Select Committee on Treasury Minutes of Evidence

Examination of Witnesses(Questions 220-239)



  220. On the tax, do your plans assume an average increase in council tax for inflation?
  (Mr Brown) I think what has been happening in recent years is roughly the same as what happened under your government. There has been a rise in council tax but that is a matter for councils to decide, not central government.

  221. But you must have made some assumption about the increase in council tax over the next couple of years?
  (Mr Brown) I think you will find it has been based on the historic trend.

  222. So what is it?
  (Mr Brown) That is what happened under both your government and our government.

  223. So what is the figure?
  (Mr Brown) I think we would have to write to you about what the historic trend is based on but remember, these decisions—and you would not like it to be different—are for local government to make, not us[3].

  224. I am just wondering whether you are assuming that there will be an above-average increase for council taxpayers next April?
  (Mr Brown) Can I put it the other way? We fund local government and I have announced the figures for the funding of local government for future years, and we will not be providing any additional money. It is for local government then to make its decisions within that context and, therefore, if you are asking me what implications it has for future spending requirements, we have set our figures for future spending for local government but, equally, it is for local government to decide whether it wants to raise additional sums, and that is its decision.

  225. So there could be big council tax increases next year?
  (Mr Brown) I am not saying that at all. I want local government to act in the same prudent way that national government does.

Mr Plaskitt

  226. Returning to the three-year aspect of the Spending Review, it is indeed a three-year plan but not necessarily with equal amounts in each of the three years—there is quite a bit of lumpiness to the profile within those three years. For example, we have some of the big spending departments—Trade and Industry, Home Office, Transport—and in all of those cases their increase in the first year of the three is very significantly larger than the increase in the subsequent two years. In the case of the DTI it is up by 7 per cent in the first year; the Home Office is up by 12 per cent; DEFRA is up 15 per cent in the first year; and Transport is up by a massive 35 per cent in the first year. Yet, when we look at the outturn booklet for 2001-2, all of those departments actually reported underspends. I know the responsibility for spending that money is with the department and not with the Treasury, but you clearly settled on that allocation across the three years which suggests you have reached the view that all of that money can be spent by those departments in the first year. Given the track record of some underspending, however, are you confident that those very large first year increases will be spent in full?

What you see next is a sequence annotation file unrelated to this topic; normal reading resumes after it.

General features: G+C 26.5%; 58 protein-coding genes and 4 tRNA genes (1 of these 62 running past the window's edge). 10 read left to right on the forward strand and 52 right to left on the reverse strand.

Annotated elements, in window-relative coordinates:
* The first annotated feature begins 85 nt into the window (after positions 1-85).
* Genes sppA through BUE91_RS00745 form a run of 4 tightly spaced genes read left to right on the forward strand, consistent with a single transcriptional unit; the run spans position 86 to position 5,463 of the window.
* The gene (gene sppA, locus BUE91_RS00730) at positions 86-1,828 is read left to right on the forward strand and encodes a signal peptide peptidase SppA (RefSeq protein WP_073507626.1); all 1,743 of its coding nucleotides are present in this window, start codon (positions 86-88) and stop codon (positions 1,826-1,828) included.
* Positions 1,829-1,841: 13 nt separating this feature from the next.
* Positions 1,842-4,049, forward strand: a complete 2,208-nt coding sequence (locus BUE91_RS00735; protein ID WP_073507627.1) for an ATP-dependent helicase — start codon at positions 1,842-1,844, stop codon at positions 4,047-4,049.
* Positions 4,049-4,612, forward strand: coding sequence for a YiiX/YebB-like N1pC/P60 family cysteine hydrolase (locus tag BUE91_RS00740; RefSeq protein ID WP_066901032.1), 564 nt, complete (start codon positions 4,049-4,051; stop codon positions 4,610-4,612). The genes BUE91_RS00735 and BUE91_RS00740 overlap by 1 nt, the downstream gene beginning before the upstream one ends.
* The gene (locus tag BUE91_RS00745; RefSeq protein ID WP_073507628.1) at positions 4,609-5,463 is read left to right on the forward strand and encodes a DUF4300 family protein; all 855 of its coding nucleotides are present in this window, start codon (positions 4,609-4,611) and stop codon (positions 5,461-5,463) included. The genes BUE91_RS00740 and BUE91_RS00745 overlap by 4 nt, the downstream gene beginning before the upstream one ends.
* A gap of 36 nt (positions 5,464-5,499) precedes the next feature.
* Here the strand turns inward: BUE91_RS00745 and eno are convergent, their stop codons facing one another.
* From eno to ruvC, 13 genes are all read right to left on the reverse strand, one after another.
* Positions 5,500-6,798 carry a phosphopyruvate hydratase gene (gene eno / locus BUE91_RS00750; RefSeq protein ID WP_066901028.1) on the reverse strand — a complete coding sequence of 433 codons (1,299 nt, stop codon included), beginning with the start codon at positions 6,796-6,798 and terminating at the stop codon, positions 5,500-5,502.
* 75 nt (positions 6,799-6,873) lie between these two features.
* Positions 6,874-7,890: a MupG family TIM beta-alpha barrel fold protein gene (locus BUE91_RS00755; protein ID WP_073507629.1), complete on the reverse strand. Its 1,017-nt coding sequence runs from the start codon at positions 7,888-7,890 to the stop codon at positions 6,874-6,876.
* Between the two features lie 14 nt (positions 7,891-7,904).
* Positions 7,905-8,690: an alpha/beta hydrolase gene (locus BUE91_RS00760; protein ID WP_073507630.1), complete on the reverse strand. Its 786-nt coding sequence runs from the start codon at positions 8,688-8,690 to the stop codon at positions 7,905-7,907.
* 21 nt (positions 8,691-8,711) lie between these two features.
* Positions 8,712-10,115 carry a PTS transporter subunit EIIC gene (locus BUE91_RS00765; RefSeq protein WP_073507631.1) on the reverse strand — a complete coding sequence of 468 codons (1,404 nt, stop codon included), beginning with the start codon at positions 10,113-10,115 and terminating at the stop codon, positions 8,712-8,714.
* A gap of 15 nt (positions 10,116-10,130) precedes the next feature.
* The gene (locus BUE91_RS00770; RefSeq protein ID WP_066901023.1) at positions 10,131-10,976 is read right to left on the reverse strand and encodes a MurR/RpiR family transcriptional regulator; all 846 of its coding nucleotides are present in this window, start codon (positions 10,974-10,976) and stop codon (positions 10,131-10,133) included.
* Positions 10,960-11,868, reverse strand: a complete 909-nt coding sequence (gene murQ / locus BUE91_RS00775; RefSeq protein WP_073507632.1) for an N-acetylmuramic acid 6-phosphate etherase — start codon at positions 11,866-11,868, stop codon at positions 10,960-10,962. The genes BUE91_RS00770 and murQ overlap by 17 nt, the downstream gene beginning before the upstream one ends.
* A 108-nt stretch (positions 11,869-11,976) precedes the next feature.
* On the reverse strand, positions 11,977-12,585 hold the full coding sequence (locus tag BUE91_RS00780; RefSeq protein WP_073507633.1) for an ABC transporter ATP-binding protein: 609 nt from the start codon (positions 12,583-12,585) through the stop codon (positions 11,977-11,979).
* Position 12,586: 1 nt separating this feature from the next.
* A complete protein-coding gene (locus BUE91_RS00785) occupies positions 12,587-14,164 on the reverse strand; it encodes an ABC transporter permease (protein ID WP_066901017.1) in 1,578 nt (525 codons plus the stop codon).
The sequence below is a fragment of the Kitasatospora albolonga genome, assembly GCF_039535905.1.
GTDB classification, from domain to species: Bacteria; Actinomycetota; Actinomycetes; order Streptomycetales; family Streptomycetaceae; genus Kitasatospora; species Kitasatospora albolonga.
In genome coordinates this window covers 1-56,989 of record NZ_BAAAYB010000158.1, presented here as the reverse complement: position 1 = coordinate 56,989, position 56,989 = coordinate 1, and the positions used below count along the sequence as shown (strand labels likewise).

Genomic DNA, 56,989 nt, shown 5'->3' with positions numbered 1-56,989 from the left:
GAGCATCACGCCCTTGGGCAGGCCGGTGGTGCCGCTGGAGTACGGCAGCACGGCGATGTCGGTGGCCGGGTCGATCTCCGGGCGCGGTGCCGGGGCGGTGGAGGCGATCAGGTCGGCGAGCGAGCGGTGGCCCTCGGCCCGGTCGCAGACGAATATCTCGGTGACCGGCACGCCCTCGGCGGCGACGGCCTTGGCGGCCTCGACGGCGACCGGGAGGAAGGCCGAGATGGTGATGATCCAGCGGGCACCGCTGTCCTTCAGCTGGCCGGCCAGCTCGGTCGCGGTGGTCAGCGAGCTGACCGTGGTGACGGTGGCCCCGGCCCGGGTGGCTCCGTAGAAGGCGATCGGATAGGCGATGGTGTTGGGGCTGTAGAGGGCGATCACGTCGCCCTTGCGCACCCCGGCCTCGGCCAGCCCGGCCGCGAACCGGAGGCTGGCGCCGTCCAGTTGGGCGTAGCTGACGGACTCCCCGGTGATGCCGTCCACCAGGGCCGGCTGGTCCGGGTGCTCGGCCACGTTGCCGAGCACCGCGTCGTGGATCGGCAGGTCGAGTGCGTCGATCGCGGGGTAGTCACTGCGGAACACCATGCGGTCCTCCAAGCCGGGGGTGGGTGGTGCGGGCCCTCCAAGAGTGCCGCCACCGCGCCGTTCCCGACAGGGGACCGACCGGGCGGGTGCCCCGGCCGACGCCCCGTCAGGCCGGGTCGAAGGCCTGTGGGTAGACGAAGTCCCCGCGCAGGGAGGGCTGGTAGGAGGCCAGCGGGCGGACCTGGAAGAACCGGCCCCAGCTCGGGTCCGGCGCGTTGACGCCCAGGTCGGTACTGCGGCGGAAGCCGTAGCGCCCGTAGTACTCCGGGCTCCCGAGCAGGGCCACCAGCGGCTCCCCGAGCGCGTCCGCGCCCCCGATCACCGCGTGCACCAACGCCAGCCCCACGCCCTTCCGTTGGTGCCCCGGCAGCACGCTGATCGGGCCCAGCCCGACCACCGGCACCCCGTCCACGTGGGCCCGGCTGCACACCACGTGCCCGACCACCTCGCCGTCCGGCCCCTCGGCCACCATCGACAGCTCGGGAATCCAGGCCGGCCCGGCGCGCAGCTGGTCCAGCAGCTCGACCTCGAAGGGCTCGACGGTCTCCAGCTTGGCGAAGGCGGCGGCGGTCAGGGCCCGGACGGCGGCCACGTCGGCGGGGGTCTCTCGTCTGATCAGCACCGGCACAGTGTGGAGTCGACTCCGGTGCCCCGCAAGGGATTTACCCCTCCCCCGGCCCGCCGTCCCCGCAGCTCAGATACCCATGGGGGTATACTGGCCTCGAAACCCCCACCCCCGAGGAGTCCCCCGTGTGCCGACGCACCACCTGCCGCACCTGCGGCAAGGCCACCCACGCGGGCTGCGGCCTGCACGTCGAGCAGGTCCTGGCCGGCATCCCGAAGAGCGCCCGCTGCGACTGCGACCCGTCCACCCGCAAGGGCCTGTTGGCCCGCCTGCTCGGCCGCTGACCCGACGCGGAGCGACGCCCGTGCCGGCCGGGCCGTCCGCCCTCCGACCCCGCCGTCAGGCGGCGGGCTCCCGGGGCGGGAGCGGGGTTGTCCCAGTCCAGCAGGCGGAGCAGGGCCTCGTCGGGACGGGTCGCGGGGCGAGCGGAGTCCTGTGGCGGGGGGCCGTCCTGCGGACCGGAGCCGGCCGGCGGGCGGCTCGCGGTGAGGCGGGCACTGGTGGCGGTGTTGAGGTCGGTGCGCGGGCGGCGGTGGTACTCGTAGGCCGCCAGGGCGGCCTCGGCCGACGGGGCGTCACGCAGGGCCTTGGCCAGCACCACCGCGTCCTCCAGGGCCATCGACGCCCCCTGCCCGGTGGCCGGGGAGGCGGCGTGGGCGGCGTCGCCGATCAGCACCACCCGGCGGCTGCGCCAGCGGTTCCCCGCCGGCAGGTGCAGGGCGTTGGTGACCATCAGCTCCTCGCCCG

(Mr Brown) Yes. You rightly raise points both about end-year flexibility and what happens to underspends and, equally, about the different rises for some of the departments in the first year. In all cases there are changes in the figures because of resource accounting, and I think one should recognise that there are some quite big changes in the numbers which I think people accept are nothing to do with anything other than that we moved to resource accounting, and if the Committee wants a briefing on resource accounting in more detail, which is a very complex subject, we would be very happy to do that.

  227. I realise that, but we have these four that go up even more.
  (Mr Brown) On Transport, I think you will find it is related to the profiling of the Underground expenditures. On the question of underspends, I think you will find that what is happening as a result of this three year process is not that departments are failing to spend and should be penalised: it is that departments, first of all, ought to be carrying their own reserve—in other words, if you have a three year budgeting process, you ought to be in a position to be able to deal with eventualities and contingencies as they arise. If, for example, the Health Service has underspent it may be because they have laid aside money in case something happens with the winter flu epidemic but that has not happened and therefore they have the additional money to carry over. If a department has not spent the money by the end of year, it is good that they do not get into the situation that happened previously particularly with roadworks, where all your roadworks happened in the last month of the financial year so that the money could be used just before the end of the year; people are able to plan their expenditure properly and it is not wasted, and therefore the end-year flexibility is the means by which, if you are doing things properly, you can see that your money can be passed over into the next year and used in that next year.